August 4th, 2020


First Best Second Choice

Bill Whalen

By Bill Whalen

Published June 10, 2015

Former Florida Gov. Jeb Bush formally enters the presidential race next week in Miami.

It’s hot today in Palo Alto.

Well, mid-to-upper 80’s with little in the way of a breeze, which may sound laughable depending where you’re reading this. But it feels downright Dante-esque here in Northern California given that most of our May seemed overcast and unseasonably cool.

I won’t take the coward’s way out and blame the heat for this evergreen story — vice-presidential speculation. What got me thinking about it was this story on Jeb Bush’s presidential staffing hires — specifically, the surprise choice of Danny Diaz as campaign manager.

About Diaz: he was a senior advisor on Mitt Romney’s 2012 campaign and, four years before, a deputy communications director on John McCain’s campaign.

But here’s what got my attention: Diaz has also worked for New Mexico Gov. Susana Martinez (here is he tweeting about her back in 2014).

And if you want to play the veepstakes guessing game, Martinez is worth a wager for at least three reasons:

1) Outreach. Jeb Bush is bilingual; he won’t back down on immigration reform. His kick-off speech next Monday will be at the Kendall campus of Miami Dade College, thus highlighting a theme of minority aspiration (last fall, 71% of credit-seeking students at Miami Dade were Hispanic and 17% were black). Should Bush receive his party’s nomination, Martinez and her compelling biography (nation’s first female Latina governor, former prosecutor, daughter of a Texas deputy sheriff) would seem a natural fit.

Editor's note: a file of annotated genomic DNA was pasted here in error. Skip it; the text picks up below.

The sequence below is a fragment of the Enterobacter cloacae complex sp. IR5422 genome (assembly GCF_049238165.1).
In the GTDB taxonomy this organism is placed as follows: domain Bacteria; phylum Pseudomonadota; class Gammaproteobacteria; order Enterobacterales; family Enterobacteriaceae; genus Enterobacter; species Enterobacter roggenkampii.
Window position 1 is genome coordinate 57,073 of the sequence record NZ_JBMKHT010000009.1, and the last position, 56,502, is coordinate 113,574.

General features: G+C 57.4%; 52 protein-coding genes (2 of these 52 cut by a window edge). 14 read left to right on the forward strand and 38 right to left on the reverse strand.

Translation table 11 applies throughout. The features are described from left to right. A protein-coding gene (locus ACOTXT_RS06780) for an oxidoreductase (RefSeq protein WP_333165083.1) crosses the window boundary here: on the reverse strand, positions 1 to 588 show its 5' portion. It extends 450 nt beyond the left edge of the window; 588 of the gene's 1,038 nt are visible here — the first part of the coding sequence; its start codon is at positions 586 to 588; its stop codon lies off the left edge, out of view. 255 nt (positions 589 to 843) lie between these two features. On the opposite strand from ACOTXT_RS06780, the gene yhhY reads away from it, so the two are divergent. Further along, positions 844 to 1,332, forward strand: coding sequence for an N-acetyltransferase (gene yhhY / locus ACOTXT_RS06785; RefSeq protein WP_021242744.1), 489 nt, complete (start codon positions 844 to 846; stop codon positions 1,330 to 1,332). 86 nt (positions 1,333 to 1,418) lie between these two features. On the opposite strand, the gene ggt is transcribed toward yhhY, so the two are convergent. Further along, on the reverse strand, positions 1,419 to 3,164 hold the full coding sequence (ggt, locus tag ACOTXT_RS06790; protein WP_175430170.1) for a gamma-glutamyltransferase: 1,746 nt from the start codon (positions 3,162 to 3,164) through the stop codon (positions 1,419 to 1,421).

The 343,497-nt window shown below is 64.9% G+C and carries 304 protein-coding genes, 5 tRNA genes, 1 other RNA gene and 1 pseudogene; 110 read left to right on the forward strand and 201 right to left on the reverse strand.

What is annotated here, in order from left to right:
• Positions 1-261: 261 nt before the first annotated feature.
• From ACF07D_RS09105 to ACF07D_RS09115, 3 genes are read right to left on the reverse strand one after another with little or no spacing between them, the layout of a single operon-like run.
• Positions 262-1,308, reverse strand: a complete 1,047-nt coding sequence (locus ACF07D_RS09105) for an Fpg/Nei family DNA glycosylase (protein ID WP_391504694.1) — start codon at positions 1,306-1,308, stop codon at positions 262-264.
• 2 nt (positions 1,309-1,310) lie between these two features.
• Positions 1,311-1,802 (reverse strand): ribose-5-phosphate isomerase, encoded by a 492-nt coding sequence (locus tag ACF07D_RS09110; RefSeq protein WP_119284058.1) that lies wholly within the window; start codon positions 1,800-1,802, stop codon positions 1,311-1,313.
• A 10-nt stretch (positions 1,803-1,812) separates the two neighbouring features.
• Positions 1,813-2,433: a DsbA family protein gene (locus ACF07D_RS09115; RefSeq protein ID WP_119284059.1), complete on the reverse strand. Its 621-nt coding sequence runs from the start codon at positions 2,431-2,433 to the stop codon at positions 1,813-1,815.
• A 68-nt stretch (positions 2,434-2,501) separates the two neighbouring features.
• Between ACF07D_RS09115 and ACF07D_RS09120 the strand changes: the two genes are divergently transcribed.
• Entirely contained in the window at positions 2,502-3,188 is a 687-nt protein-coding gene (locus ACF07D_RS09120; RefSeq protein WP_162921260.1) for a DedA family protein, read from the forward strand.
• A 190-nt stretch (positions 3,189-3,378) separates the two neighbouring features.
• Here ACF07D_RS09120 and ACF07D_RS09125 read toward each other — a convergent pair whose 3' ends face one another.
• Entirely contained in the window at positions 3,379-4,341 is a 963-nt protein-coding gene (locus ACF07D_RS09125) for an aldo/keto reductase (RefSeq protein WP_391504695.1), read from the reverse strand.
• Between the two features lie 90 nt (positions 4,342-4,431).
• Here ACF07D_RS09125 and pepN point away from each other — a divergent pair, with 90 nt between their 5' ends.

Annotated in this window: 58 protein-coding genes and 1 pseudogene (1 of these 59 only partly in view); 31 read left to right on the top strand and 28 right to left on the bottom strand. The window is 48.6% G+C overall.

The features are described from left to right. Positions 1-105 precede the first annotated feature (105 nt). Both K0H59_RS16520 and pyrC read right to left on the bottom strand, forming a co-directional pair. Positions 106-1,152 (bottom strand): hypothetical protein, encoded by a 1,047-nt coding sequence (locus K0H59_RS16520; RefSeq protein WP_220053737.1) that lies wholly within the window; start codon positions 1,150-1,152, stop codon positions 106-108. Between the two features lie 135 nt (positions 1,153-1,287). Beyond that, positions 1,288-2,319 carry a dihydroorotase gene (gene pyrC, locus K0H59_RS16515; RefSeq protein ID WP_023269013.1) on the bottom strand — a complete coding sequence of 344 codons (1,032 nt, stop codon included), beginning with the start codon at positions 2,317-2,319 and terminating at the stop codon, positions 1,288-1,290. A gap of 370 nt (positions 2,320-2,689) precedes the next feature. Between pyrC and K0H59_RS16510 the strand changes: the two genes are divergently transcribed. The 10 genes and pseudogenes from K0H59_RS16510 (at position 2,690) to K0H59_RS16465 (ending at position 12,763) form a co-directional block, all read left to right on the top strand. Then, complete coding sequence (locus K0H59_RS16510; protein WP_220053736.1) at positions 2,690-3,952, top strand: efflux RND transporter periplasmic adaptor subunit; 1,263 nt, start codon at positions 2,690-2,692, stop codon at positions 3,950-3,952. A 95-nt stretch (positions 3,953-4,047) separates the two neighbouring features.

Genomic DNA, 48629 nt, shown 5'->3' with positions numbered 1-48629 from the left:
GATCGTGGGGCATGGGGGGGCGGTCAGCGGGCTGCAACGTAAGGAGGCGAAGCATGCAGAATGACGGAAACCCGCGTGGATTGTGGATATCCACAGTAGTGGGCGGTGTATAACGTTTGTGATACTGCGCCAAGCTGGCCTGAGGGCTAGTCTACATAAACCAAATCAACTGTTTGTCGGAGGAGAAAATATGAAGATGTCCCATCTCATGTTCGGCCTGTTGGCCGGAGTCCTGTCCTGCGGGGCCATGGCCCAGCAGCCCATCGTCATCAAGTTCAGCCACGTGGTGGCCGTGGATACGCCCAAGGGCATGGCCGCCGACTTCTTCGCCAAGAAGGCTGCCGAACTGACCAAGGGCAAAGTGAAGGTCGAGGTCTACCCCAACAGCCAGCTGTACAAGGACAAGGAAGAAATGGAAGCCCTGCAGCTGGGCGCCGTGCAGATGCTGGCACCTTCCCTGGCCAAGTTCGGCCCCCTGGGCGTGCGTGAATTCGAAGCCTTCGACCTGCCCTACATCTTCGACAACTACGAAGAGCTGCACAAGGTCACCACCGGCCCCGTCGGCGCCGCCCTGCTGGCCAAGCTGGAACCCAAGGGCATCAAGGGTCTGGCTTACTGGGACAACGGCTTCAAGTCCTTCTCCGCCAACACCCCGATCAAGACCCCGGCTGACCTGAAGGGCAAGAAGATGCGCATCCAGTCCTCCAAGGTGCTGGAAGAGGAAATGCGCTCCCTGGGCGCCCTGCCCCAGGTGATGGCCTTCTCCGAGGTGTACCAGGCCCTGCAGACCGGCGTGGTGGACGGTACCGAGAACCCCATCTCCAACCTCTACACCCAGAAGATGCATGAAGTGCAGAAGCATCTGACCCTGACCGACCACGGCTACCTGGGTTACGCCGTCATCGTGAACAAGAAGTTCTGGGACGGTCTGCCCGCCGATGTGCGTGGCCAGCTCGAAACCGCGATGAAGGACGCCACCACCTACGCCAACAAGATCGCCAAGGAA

2) Gender. Let’s call it the “The Carly Fiorina Theory” — the idea being that the best way to attack a female presidential nominee . . . is by having a woman swing the hatchet (you’ll note that Iowa Sen Jodi Ernst also could serve this role).

3) Geography. For all the talk of the GOP winning back Florida, Ohio and Virginia in 2016, those states alone won’t swing the electoral balance — all the states being the same as in 2012, the Democrats would still have enjoy a 272-266 advantage. Where else to shop for electoral votes? Iowa, yes (6 electoral votes). But also Martinez’s backyard of “New West” (also known as the “Southwest”) and two states in particular: Colorado and Nevada (a combined 15 electoral votes). Win those two and the election goes from 272-266 Democratic to 281-257 Republican. Think of Colorado as the other Republican linchpin, in addition to Ohio: the last successful GOP presidential nominee who failed to carry the Centennial State was William Howard Taft, back in 1908.

There’ll be plenty of hot days ahead that will allow for more idle Republican veep speculation. Off the top of my head, here are a few possibilities:

1) Scott Walker . . . Marco Rubio?

2) Marco Rubio . . . John Kasich?

3) Donald Trump . . . think there’ll be human cloning by the summer of 2016?

06/08/15: Game of Inches
06/03/15: The Power Of Narrative Politics
06/01/15: Sorting The Republicans' 2016 Kingdom
05/28/15: To Command Without Having Served
05/21/15: 2016: Do Looks Matter?
05/15/15: John Bolton's Swan Song

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Bill Whalen is a research fellow at the Hoover Institution, where he studies and writes on current events and political trends. In citing Whalen as one of its "top-ten" political reporters, The 1992 Media Guide said of his work: “The New York Times could trade six of its political writers for Whalen and still get a bargain.” During those years, Whalen also appeared frequently on C-SPAN, National Public Radio, and CNBC.